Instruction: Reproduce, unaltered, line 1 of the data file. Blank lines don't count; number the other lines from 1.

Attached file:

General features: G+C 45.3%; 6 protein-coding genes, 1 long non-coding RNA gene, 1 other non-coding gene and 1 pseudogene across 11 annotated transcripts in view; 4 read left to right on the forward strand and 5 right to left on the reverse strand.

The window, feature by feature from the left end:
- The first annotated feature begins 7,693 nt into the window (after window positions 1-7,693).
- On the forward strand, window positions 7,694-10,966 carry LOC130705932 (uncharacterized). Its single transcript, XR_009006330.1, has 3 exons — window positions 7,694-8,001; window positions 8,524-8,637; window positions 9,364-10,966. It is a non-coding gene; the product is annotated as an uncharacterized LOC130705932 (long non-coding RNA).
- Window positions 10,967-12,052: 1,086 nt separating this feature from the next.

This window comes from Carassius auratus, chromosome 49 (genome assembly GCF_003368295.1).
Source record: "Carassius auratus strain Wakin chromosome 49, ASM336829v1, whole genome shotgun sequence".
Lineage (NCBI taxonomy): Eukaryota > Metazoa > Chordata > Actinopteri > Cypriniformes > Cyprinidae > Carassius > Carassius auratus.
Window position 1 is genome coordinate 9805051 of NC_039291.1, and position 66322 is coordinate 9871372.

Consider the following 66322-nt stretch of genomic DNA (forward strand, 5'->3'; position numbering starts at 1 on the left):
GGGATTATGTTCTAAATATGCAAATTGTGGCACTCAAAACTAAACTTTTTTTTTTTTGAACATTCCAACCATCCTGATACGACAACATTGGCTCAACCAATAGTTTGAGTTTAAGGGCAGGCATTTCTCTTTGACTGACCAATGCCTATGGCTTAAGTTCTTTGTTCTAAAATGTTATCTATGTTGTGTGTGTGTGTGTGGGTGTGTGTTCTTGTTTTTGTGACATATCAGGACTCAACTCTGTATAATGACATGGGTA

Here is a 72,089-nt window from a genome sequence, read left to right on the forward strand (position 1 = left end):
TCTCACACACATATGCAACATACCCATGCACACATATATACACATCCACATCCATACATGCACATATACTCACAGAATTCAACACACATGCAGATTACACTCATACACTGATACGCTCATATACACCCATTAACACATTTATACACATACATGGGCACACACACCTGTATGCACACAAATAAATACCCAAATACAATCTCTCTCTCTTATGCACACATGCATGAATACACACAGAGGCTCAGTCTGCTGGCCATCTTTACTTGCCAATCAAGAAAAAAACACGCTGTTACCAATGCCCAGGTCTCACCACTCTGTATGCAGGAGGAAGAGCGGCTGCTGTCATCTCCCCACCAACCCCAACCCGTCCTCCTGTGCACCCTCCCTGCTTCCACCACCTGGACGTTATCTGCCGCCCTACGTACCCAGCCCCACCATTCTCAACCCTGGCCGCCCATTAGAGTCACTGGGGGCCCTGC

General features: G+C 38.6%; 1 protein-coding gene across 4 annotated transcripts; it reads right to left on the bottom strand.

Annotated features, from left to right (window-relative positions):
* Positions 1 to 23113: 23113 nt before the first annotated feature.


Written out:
General features: G+C 45.3%; 6 protein-coding genes, 1 long non-coding RNA gene, 1 other non-coding gene and 1 pseudogene across 11 annotated transcripts in view; 4 read left to right on the forward strand and 5 right to left on the reverse strand.